God the Creator of Reason

The world is governed by a series of laws.[7] From these laws, humans use thought and reason to conclude these laws that are used to drive societal mores. These mores grow into cultural contextual presuppositions and preunderstanding that underwrite the moral laws in each society. “People know many things by acquaintance or intuition: their own mental states (thoughts, feelings, sensations), physical objects with which they are acquainted by the five senses, and, some would argue, basic principles of mathematics.”[8] Both philosophers and theologians can agree with this premise. However, without a moral lawgiver (God) none of these conclusions could be met. Every law has a giver, and there is a moral law, therefore, a moral lawgiver is a natural conclusion that could reasonably be made.[9]

If God is the creator of the heavens and earth (Genesis 1:1) and also created man in His image (Genesis 1:26), and man is the consumer and vehicle by which reason propels itself then God is the progenitor and center of all reason and wisdom in the universe. It is from God that humanity gets truth, wisdom, and all reason.   

There is a great example of God’s reasoning with His divine counsel and later humanity in the book of Job. Most people use this beloved book to showcase many Christian principles but almost everyone fails to realize the overarching narrative of the story. The undertone of the book of Job is God’s reasoning with His creation.

The book of Job opens on a courtroom-like scenario that most people miss or overlook. Michael Heiser writes: “The Hebrew (Satan) means something like ‘adversary,’ ‘prosecutor’ or ‘challenger.’ It speaks of an official legal function within a ruling body – in this case, Yahweh’s council.”[10] God is reasoning with Satan that Job, His faithful servant, will stay faithful and is worthy. From there the book enters into a long dialogue with Job, now stricken with disease, famine, and loss, with a small cohort of friends that try to reason with him on various theological levels. These dialogues postulate God’s sovereignty, Job’s sin, grace, etc. While most Christians are lost in the minutia of the poetry, the overriding vehicle by which this book propels itself is reason. Toward the end of the story, Job’s frustration demands an audience with God. This is such a telling portion of the story where God gives Job a diatribe, what can only be called Yahweh’s apologia for His creation, His laws, His purposes, His reason, etc. It illustrated how ignorant mankind is in the presence of God’s omniscience.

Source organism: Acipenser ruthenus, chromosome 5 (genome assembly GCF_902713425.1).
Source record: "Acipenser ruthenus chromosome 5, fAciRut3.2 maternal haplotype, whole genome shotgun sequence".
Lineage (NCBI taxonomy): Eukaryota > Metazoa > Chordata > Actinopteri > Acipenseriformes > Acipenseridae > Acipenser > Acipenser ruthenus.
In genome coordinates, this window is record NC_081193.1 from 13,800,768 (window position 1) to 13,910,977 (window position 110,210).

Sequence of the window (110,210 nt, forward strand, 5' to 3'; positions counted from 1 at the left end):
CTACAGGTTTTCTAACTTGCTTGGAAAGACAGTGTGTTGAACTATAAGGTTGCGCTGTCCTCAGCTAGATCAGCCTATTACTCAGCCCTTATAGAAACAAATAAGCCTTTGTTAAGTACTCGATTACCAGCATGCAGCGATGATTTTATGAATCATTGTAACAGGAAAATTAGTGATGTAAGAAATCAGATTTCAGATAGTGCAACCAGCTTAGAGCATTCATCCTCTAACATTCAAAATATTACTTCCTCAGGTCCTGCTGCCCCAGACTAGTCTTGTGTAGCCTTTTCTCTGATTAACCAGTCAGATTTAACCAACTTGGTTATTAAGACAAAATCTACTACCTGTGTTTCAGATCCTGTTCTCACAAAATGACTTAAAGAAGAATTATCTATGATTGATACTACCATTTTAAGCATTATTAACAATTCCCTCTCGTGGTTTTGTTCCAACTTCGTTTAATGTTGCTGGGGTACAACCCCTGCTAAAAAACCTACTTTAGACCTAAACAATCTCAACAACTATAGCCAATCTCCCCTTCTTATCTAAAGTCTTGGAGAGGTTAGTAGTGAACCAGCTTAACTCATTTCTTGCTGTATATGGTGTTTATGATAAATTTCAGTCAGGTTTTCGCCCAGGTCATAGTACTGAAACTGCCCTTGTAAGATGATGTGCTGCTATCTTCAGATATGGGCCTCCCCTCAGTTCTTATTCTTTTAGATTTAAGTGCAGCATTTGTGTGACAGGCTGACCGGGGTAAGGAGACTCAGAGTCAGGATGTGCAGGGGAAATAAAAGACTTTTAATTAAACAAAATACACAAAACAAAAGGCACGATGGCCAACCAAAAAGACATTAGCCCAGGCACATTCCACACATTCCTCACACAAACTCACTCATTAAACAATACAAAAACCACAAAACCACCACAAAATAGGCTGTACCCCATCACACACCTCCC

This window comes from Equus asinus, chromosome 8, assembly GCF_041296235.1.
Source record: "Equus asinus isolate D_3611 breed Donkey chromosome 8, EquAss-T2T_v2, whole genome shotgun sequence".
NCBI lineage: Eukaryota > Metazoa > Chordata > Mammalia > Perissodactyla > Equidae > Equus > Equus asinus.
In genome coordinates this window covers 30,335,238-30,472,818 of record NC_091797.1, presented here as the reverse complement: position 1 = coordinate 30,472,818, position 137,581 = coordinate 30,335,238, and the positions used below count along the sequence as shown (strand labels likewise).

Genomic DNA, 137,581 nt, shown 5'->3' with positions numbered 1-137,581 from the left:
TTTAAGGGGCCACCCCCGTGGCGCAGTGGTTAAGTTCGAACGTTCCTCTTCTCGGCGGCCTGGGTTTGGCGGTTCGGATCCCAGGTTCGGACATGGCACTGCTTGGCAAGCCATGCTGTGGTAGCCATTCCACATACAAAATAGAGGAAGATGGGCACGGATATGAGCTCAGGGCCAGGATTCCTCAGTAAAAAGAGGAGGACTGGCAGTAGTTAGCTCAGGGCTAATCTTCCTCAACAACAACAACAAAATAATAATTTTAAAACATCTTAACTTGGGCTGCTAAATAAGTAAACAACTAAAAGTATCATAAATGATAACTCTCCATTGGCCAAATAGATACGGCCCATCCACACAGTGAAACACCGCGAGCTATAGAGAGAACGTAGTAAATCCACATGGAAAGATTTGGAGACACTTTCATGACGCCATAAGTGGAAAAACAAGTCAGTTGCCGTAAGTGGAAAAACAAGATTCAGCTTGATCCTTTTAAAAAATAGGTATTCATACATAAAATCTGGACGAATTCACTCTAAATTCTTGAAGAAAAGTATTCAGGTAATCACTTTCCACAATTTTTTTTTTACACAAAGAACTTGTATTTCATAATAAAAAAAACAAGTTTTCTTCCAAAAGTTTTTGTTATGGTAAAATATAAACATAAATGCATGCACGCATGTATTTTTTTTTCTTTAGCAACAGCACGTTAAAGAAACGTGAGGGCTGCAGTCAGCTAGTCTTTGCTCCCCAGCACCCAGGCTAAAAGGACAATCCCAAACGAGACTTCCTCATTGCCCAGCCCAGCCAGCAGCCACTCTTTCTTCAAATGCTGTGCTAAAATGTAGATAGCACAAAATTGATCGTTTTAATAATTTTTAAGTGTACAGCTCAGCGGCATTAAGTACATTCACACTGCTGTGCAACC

Doctrinal – Old Testament

The Old Testament has many incidents where prophets, speaking on behalf of God, actually instruct Israel to worship with a reasonable faith. One of the most poignant instances of this is Deuteronomy six, verses four through verse seven: “Hear, O Israel: The Lord our God, the Lord is one. You shall love the Lord your God with all your heart and with all your soul and with all your might” (Deuteronomy 6:4-5). Most Christians (and Jews for that matter) are familiar with this popular passage; however, its meaning has much more under the surface. 

The reader needs to ask exactly what God is commanding His people to do. It is more than just hyperbole. “The soul is a substantial, unified reality that informs its body. The soul is to the body what God is to space — it is fully ‘present’ at each point within the body.”[11] Humans use the mind to love and worship God and this involves the entire self, all its faculties, and all its capacities. Moreover, the Hebrew reiterates this: “with all of your heart and with all of your soul: The Hebrew terms levav (often translated ‘heart’) and nephesh (often translated ‘soul’) do not refer to separate components of the human person. Rather, the terms overlap in meaning, conveying the internal life, dispositions, emotions, and intellect.”[12] Believers are never asked to separate their intellect from their feelings. True biblical love is a choice and one can never make a choice absent from the mind. Having faith in God can never be truly sincere and obedient without the use of reason within that faith.